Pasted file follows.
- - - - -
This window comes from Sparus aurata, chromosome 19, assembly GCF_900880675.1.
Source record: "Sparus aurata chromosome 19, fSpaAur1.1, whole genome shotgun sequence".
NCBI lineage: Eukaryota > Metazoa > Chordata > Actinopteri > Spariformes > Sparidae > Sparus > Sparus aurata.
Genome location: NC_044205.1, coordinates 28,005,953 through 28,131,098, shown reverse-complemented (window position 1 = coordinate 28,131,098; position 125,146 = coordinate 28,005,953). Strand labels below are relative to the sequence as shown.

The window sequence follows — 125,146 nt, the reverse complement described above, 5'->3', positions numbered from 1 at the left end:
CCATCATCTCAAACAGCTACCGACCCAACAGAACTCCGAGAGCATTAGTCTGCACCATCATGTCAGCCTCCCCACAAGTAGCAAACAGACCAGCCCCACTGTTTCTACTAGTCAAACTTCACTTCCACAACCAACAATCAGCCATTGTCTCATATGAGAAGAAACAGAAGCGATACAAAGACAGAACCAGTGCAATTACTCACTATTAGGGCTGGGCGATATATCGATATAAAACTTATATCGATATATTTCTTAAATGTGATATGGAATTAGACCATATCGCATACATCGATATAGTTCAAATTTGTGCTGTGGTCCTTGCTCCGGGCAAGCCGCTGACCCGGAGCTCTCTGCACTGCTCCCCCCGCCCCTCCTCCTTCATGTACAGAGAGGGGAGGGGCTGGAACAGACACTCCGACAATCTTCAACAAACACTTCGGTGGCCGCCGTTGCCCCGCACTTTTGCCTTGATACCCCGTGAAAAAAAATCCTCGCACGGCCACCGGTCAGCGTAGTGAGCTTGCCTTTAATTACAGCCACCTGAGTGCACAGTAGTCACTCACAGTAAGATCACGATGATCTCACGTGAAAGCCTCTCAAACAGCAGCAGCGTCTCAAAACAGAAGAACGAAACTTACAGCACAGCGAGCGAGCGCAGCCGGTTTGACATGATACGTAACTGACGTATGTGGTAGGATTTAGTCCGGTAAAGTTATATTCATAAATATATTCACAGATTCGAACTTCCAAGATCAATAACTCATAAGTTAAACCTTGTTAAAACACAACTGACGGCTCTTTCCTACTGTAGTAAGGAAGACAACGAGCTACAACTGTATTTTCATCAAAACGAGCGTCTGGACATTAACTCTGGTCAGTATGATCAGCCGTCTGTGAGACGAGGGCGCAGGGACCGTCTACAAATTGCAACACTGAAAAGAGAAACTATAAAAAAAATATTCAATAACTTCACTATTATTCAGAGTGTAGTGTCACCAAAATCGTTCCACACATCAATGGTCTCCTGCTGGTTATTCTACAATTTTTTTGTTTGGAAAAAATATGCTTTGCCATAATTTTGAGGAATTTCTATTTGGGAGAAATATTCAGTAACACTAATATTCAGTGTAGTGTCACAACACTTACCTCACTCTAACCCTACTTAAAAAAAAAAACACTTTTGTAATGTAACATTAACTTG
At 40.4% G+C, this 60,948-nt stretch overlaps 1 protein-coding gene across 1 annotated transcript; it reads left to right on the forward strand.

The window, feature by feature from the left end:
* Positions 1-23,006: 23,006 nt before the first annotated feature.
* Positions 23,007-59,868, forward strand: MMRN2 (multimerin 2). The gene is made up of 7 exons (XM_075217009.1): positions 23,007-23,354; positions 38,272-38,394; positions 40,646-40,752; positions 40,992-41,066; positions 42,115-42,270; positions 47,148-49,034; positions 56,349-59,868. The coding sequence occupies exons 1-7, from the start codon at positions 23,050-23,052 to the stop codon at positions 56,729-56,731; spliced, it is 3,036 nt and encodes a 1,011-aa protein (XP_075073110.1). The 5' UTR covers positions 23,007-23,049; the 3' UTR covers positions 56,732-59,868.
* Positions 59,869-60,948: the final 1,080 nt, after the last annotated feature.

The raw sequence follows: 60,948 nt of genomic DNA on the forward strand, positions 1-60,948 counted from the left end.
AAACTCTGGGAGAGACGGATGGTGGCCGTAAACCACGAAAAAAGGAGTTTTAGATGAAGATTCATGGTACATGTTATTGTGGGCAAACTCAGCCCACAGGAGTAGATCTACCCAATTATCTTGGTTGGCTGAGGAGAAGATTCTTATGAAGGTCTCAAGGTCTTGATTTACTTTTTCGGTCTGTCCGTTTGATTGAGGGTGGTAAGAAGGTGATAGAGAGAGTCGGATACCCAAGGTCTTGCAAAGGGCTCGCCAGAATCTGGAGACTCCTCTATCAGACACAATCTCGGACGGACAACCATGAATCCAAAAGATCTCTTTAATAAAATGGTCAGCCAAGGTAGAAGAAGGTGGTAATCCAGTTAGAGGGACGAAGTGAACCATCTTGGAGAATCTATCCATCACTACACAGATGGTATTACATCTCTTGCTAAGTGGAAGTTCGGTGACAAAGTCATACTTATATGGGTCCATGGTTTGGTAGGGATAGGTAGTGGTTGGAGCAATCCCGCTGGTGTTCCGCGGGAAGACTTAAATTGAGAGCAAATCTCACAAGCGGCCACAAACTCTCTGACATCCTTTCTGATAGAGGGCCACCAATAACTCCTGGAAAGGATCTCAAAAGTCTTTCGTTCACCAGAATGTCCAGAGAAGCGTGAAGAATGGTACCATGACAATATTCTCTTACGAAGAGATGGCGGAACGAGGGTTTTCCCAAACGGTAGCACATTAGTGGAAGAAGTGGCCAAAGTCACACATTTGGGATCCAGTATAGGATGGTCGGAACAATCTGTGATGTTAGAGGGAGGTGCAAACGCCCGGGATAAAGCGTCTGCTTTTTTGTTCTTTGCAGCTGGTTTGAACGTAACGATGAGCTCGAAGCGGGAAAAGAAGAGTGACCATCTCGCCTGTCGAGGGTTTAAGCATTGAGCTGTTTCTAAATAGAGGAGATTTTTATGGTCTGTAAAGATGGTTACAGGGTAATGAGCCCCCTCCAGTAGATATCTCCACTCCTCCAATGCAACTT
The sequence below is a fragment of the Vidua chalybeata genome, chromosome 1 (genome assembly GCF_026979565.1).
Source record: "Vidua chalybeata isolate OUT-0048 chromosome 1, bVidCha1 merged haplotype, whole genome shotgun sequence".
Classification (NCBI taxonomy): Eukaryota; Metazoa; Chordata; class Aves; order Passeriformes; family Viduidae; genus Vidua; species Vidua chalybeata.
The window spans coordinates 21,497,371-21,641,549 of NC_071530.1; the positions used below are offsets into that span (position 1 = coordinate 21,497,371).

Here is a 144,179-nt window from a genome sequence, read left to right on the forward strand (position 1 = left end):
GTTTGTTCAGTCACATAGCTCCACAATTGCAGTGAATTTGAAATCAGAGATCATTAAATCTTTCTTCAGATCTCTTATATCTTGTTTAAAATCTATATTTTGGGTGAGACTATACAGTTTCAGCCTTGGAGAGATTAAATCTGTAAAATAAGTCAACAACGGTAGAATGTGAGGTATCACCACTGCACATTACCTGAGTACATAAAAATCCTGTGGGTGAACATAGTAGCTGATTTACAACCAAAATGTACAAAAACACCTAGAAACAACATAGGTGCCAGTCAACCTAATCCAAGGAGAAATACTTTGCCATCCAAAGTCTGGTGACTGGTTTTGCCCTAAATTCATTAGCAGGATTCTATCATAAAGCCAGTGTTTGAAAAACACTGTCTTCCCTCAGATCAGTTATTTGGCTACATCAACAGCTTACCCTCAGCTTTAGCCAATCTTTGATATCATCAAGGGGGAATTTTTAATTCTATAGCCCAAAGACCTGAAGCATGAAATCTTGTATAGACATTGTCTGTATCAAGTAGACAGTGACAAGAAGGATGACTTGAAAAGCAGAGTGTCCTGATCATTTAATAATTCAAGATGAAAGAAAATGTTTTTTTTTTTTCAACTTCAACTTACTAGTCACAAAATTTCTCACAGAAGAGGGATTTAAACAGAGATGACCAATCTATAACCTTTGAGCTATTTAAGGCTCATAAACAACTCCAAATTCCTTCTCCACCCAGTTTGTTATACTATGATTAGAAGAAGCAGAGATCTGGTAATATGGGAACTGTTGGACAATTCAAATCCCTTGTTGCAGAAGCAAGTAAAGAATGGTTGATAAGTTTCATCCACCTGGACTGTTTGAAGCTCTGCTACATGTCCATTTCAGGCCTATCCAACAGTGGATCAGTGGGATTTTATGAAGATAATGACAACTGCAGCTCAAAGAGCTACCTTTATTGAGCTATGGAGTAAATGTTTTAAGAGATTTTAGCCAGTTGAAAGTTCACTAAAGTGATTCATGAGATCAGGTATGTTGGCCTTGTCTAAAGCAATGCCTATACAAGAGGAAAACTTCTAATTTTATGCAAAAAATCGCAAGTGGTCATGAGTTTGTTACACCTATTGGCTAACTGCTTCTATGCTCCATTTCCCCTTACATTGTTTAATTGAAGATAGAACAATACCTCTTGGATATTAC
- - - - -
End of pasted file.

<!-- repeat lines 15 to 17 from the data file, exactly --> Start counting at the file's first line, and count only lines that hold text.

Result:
Source record: "Vidua chalybeata isolate OUT-0048 chromosome 1, bVidCha1 merged haplotype, whole genome shotgun sequence".
Classification (NCBI taxonomy): Eukaryota; Metazoa; Chordata; class Aves; order Passeriformes; family Viduidae; genus Vidua; species Vidua chalybeata.
The window spans coordinates 21,497,371-21,641,549 of NC_071530.1; the positions used below are offsets into that span (position 1 = coordinate 21,497,371).